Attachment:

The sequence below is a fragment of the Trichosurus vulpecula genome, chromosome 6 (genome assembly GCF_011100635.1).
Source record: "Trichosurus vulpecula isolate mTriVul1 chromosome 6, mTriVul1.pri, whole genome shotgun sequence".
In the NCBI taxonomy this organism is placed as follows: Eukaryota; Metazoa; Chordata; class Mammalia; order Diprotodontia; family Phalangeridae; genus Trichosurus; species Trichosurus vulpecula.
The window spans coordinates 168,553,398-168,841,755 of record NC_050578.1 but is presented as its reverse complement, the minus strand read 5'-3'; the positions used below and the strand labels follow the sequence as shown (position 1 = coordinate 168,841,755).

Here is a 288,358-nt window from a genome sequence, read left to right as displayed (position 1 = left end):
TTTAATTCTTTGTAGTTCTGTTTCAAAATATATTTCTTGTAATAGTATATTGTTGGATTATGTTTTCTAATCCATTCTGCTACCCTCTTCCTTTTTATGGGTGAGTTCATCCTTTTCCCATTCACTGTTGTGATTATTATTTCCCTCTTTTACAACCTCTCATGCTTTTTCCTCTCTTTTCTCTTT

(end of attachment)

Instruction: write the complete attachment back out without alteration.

The sequence below is a fragment of the Trichosurus vulpecula genome, chromosome 6 (genome assembly GCF_011100635.1).
Source record: "Trichosurus vulpecula isolate mTriVul1 chromosome 6, mTriVul1.pri, whole genome shotgun sequence".
In the NCBI taxonomy this organism is placed as follows: Eukaryota; Metazoa; Chordata; class Mammalia; order Diprotodontia; family Phalangeridae; genus Trichosurus; species Trichosurus vulpecula.
The window spans coordinates 168,553,398-168,841,755 of record NC_050578.1 but is presented as its reverse complement, the minus strand read 5'-3'; the positions used below and the strand labels follow the sequence as shown (position 1 = coordinate 168,841,755).

Here is a 288,358-nt window from a genome sequence, read left to right as displayed (position 1 = left end):
TTTAATTCTTTGTAGTTCTGTTTCAAAATATATTTCTTGTAATAGTATATTGTTGGATTATGTTTTCTAATCCATTCTGCTACCCTCTTCCTTTTTATGGGTGAGTTCATCCTTTTCCCATTCACTGTTGTGATTATTATTTCCCTCTTTTACAACCTCTCATGCTTTTTCCTCTCTTTTCTCTTT